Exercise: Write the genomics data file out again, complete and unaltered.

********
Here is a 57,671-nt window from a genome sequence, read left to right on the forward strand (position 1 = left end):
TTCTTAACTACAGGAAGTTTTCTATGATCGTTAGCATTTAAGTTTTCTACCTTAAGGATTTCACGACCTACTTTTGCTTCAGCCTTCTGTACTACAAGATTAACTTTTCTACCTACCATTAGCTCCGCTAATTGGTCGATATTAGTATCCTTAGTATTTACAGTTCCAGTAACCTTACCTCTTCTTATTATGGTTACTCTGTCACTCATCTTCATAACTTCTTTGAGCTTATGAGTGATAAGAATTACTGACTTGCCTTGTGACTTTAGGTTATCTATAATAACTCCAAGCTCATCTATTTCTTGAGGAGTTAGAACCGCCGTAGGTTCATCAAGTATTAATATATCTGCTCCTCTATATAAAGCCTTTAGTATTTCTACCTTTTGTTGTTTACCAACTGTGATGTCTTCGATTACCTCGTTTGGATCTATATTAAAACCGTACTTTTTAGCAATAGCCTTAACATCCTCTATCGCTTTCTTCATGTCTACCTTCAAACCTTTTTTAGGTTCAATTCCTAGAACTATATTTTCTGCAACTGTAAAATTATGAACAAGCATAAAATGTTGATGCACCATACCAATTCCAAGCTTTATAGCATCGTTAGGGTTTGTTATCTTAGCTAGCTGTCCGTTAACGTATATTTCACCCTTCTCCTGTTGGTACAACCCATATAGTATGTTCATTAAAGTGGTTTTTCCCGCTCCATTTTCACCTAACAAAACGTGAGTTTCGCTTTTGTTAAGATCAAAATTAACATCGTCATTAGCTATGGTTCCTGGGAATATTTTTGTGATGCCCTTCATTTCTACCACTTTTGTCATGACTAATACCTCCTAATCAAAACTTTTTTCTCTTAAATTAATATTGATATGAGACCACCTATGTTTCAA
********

Here is a 57,671-nt window from a genome sequence, read left to right on the forward strand (position 1 = left end):
TTCTTAACTACAGGAAGTTTTCTATGATCGTTAGCATTTAAGTTTTCTACCTTAAGGATTTCACGACCTACTTTTGCTTCAGCCTTCTGTACTACAAGATTAACTTTTCTACCTACCATTAGCTCCGCTAATTGGTCGATATTAGTATCCTTAGTATTTACAGTTCCAGTAACCTTACCTCTTCTTATTATGGTTACTCTGTCACTCATCTTCATAACTTCTTTGAGCTTATGAGTGATAAGAATTACTGACTTGCCTTGTGACTTTAGGTTATCTATAATAACTCCAAGCTCATCTATTTCTTGAGGAGTTAGAACCGCCGTAGGTTCATCAAGTATTAATATATCTGCTCCTCTATATAAAGCCTTTAGTATTTCTACCTTTTGTTGTTTACCAACTGTGATGTCTTCGATTACCTCGTTTGGATCTATATTAAAACCGTACTTTTTAGCAATAGCCTTAACATCCTCTATCGCTTTCTTCATGTCTACCTTCAAACCTTTTTTAGGTTCAATTCCTAGAACTATATTTTCTGCAACTGTAAAATTATGAACAAGCATAAAATGTTGATGCACCATACCAATTCCAAGCTTTATAGCATCGTTAGGGTTTGTTATCTTAGCTAGCTGTCCGTTAACGTATATTTCACCCTTCTCCTGTTGGTACAACCCATATAGTATGTTCATTAAAGTGGTTTTTCCCGCTCCATTTTCACCTAACAAAACGTGAGTTTCGCTTTTGTTAAGATCAAAATTAACATCGTCATTAGCTATGGTTCCTGGGAATATTTTTGTGATGCCCTTCATTTCTACCACTTTTGTCATGACTAATACCTCCTAATCAAAACTTTTTTCTCTTAAATTAATATTGATATGAGACCACCTATGTTTCAA